So there’s a short list of some of the cartoons that had an affect, big or small, on my sexuality. I can look at all of these characters and figure out how they fit into my progression as a sexual person. And you may be wondering, well, why are they all girls? Did these cartoons make you queer? Of course not; there are hundreds of girls out there who watched these same characters just as much as I did and are straight. I gravitated towards them because I was attracted to the female form before the male. These cartoons sparked some of the earliest sexual attractions I had; I was naturally drawn to these female characters and they helped me further understand myself sexually. I appreciate the willingness of some animators to NOT shy away from the fact that humans, and yes, children, are sexual. Including sexuality of some kind in a cartoon or cartoon character does not pervert it or make it pornographic. These are all subtle forms of sex and sexuality. But they speak volumes. I appreciate every one of these characters for helping me understand myself, for helping me recognize the beauty of the female body without demonizing it, and for making me feel like it was okay to touch myself while thinking of women. These cartoons are fucking amazing.

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Batman rides a horse and Joker gets away

It sucks to only have Internet access at the library, it sucks more to have to drive around a lot, and it sucks most when those two factors together prevent me from blogging for a week. So, to make up for the suckiness, I am finally here blogging again. So, where to start with what’s happened lately? I saw It Happened One Night and Bride of Frankenstein at the Edina Theater’s 75th birthday celebration, and won a $10 iTunes gift card for correctly identifying Ernest Thesiger as the actor who plays the ghoulishly immoral Dr. Pretorious in Bride. Of course, that gift card is next to worthless, since what am I going to buy through iTunes that I couldn’t just illegally download with the press of a button? Oh well.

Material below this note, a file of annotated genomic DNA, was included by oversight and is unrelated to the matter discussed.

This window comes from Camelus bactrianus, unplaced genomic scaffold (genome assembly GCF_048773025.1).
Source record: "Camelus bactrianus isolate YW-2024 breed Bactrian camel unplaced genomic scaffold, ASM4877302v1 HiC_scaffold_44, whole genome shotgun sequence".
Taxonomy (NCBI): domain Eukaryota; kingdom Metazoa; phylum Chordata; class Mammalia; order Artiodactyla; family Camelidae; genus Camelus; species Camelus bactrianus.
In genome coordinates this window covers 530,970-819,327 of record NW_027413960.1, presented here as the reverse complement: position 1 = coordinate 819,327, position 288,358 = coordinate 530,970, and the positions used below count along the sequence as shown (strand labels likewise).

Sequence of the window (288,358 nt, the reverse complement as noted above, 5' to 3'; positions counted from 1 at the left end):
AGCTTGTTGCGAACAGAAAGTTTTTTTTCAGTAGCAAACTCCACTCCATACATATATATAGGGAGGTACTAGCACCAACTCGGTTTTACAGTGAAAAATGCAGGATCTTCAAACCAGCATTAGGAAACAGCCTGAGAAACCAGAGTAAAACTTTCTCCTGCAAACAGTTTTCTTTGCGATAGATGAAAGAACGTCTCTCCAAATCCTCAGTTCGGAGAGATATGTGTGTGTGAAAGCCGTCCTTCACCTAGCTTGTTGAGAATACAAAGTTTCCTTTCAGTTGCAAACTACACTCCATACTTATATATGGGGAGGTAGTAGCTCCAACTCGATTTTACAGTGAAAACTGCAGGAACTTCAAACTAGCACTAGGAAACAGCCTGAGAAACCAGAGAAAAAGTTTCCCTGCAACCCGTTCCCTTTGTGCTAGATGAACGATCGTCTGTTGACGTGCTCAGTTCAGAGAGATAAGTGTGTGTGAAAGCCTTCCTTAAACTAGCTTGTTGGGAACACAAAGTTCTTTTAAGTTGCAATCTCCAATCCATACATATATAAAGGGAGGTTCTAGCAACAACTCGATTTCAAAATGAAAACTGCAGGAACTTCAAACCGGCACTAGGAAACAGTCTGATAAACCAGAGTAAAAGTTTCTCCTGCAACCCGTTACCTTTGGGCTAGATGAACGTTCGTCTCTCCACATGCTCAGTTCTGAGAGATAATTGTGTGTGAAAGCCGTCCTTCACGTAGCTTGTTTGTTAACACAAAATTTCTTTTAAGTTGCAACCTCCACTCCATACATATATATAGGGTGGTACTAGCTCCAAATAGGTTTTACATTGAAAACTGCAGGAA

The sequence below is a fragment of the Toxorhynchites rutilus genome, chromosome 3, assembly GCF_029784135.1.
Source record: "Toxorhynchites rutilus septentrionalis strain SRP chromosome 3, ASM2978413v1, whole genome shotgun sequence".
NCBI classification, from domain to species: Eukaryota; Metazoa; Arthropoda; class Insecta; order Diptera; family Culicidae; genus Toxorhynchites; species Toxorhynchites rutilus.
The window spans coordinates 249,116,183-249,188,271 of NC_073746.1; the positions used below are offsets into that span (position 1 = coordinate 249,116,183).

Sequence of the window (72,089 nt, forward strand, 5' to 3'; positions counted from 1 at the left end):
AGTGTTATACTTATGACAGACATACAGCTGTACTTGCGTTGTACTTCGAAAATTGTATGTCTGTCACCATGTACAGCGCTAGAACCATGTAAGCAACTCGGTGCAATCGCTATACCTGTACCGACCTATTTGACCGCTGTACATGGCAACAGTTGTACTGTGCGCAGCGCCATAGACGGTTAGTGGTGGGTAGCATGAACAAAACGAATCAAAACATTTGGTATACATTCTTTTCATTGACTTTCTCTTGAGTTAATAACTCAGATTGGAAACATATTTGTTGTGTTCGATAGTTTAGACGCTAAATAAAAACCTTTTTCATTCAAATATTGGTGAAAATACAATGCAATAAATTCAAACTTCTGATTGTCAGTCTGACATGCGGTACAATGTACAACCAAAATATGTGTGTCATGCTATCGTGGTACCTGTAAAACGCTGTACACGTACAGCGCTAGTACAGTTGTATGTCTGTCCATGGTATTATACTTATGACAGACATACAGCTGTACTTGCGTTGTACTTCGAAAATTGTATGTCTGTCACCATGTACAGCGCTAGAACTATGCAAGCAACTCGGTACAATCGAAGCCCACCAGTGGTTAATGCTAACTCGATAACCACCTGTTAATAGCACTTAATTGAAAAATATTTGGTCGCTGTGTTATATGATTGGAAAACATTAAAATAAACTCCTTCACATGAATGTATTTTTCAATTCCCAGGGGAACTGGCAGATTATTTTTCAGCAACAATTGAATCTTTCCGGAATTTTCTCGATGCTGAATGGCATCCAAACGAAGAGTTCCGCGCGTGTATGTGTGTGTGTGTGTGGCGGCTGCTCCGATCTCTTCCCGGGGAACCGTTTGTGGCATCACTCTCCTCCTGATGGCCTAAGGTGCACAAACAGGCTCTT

Also, several days ago, my portable DVD player stopped working. I bid farewell to my ol’ Nextplay 7″ after 1 1/2 years of good service, and have since ordered a $92 Audiovox 9″ portable DVD player. Will it work better? Will it work at all? For the answer, I must wait till it arrives in the next 2-10 days. I really, really like using portable DVD players. They’re intimate, cozy, personal, and generally functional. I’ve watched several hundred movies on them since I received one, miraculously, in a raffle at our high school graduation party. I just wish they had longer life spans. Hopefully Audiovox (a somewhat more reputable electronics purveyor than “Nextplay,” whoever the fuck that is) can go some length toward restoring my faith in portable DVD players’ longevities. If not, maybe I’ll just buy a cheap, non-portable player and start using a TV for the screen. Either way.

Also in the past week, I read two Batman graphic novels: Frank Miller’s landmark The Dark Knight Returns and Grant Morrison’s phantasmagorical, best-selling Arkham Asylum: A Serious House on Serious Earth. Both were interesting in their own ways. With Dark Knight Returns, well, I liked the boldly noncontinuity stance of the book: none of this really happened, but it could; the Joker really dies (and has a laugh doing it); nuclear war shuts down non-Batman law and order in the USA (?!?); oh, and Superman fights Batman, for real. Superman kind of wins.

A beautifully iconic cover for an icon-shattering graphic novel